In their simplest form, integral equations are equations in
one variable (say t) that involve an integral over a domain of another variable
(s) of the product of a kernel function K(s,t) and
another (unknown) function (f(s)). The purpose of the numerical solution is to
determine the unknown function f. If the limit(s) on the integration domain are
fixed then it is said to be a Fredholm Equation. If
the limit(s) on the integration domain are not fixed then it is said to be a Volterra Equation.
Integral equations are solved
by replacing the integral by a numerical integration or
quadrature formula. The integral equation is then reduced to a linear
equation with the values of f at the quadrature
points being unknown at the outset. The solution of the linear equation(s)
gives the approximate values of f at the quadrature
points.
Fredholm Equations
Fredholm equations occur in two forms: Fredholm equations of the first kind and Fredholm equations of the second kind. There is a close
analogy between Fredholm equations and linear systems of equations; the functions can be viewed
as vectors, the integration over the kernel function as a matrix. The solution
generally involves replacing the integral equation by a linear system and then
solving it. Clearly the accuracy of this method depends partially on the
accuracy of the numerical integration method; the more quadrature points the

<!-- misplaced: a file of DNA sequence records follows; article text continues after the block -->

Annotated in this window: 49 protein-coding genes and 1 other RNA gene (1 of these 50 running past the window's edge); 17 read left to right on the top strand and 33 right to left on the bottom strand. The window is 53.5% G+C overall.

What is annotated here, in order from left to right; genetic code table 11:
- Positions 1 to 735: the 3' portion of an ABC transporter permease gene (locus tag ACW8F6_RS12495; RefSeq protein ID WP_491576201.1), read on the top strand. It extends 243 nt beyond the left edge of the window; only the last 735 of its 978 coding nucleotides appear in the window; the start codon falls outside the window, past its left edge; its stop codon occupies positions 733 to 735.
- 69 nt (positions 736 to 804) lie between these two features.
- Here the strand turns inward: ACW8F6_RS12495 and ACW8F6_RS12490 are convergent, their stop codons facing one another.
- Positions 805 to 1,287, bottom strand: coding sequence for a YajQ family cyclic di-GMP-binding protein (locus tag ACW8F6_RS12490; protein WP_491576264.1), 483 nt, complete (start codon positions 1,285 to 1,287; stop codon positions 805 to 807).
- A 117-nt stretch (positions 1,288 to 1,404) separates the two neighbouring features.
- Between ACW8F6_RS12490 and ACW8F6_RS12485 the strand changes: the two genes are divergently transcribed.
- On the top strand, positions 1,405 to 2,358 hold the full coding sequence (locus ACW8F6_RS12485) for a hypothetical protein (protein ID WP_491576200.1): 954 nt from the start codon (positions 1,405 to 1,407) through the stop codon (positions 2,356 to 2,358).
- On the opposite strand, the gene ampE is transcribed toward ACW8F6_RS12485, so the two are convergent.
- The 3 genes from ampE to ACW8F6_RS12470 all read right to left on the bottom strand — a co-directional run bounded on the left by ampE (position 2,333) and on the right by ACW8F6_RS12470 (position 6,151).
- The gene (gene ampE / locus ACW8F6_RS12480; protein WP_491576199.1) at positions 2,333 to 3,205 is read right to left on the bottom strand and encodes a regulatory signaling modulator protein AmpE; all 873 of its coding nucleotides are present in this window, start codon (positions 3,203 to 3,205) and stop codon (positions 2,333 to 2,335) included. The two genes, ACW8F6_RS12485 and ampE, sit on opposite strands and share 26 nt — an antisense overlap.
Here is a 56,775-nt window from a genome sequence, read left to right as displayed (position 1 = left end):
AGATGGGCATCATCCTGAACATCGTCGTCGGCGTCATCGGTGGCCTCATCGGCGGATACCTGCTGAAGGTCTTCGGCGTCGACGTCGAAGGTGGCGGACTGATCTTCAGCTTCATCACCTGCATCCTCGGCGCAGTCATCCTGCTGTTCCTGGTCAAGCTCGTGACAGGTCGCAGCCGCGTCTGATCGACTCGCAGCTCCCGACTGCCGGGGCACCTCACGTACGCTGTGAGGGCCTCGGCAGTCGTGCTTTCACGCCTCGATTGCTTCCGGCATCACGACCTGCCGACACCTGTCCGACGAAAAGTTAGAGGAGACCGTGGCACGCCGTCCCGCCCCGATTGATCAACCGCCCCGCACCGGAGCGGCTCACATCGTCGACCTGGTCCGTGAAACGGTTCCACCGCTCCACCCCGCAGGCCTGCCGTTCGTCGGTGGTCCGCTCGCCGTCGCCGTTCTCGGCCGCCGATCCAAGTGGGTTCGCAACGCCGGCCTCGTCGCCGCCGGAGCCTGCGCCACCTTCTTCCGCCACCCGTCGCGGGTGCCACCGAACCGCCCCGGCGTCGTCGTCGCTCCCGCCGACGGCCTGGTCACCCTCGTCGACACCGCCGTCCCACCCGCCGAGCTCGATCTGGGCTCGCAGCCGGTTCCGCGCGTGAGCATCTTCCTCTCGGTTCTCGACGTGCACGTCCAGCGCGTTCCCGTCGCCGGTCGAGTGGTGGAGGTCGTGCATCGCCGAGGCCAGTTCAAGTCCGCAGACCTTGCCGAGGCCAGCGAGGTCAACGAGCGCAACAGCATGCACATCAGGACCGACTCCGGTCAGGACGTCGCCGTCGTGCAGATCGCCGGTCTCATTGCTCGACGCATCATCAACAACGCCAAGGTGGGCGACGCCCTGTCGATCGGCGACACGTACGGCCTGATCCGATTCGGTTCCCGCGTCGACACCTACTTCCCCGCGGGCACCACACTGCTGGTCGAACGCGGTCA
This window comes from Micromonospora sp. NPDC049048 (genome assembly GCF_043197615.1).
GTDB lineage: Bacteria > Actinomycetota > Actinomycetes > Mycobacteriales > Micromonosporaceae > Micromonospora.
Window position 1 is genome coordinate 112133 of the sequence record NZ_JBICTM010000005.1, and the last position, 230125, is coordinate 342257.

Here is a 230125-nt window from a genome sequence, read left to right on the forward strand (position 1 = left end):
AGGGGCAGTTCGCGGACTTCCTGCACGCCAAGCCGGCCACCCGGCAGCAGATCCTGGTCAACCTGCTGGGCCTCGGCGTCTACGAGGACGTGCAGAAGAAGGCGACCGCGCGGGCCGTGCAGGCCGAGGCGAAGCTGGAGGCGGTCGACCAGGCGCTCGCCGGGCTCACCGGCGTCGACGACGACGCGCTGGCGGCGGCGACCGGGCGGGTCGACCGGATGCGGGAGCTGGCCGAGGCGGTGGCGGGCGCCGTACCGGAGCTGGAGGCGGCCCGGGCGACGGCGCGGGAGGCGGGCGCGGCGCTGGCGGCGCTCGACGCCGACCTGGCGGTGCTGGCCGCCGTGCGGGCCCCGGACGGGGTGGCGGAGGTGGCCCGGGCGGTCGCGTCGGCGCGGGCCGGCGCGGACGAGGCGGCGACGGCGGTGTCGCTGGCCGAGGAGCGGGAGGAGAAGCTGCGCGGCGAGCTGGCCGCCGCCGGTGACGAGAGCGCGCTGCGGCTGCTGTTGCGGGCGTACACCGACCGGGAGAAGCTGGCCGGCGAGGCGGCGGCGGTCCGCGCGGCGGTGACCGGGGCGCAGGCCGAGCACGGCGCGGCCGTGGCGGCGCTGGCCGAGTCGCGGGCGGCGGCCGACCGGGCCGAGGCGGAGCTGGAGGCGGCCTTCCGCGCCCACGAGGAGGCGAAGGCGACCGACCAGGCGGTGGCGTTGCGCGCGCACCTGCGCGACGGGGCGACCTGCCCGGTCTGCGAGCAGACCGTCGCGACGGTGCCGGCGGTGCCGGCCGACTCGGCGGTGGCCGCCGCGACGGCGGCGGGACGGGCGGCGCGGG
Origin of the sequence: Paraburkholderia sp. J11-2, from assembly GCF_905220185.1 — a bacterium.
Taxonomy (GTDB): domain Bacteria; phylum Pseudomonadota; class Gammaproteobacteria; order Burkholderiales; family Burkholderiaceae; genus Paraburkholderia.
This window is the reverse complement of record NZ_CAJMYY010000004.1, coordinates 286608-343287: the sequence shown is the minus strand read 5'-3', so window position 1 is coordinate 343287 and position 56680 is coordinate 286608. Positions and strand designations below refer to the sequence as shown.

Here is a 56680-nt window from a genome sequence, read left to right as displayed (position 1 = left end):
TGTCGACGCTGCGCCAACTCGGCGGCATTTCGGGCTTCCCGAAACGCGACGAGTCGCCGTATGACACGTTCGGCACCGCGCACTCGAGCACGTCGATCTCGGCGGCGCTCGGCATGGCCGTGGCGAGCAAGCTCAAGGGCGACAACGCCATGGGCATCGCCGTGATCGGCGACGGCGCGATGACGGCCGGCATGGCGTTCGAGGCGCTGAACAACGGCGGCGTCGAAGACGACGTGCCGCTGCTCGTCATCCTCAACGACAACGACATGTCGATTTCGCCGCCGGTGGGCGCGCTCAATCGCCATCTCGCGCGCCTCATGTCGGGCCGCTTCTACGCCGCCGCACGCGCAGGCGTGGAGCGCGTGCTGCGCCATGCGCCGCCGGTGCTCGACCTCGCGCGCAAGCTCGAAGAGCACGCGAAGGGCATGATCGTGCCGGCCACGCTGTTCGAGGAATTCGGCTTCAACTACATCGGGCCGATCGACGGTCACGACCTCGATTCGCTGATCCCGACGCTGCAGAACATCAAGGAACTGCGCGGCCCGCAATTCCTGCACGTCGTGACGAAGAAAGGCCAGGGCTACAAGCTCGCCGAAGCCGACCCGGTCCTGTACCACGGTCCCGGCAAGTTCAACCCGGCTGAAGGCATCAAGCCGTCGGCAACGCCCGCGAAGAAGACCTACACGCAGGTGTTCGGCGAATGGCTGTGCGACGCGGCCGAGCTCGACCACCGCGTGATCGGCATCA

better.
Fredholm Equations of the First Kind have the form

where
only the function f is unknown at the outset. Usually an approximation to f(t) for a £
t £ b is required.
On applying an integral
equation method, such an equation is replaced by a linear system of equations

where
K is a matrix and f and g are vectors.
Unfortunately, such equations
have poor numerical properties if the kernel function is smooth at s = t. The
matrix is often severely illconditioned; solution is hopeless.
In the special cases where K(s,t) is nonsmooth at s = t, for
example a singular function (e.g. K(s,t) = [1/(
st)]), then the condition of the matrix is better and solution is possible.
Fredholm Equations of the Second
Kind have the form

where
only the function f is unknown at the outset. Usually an approximation to f(t) for a £
t £ b is required.
On applying an integral
equation method, such an equation is replaced by a linear system of equations

where
K is a matrix and f and g are vectors.
Solution of Fredholm Integral Equations by Collocation :: Excel Spreadsheet solution of example problem
Fredholm integral equations formulate a range
of physical problems. Elliptic partial diffential
equations like the Laplace or Helmholtz equations can be reformulated as Fredholm integral equations and are solved as part of the boundary element method.
Volterra Equations
A Volterra
equation has the form

usually
we need to find f(t) in a domain [a,b].
Most methods for solving volterra equations divide the range into discrete time
windows with time points t_{0} = a, t_{1},...,
t_{n} = b. Starting with f(t_{0}) =
g(t_{0}), by using some integration method, f(t_{1}), f(t_{2}),...
can be found in turn.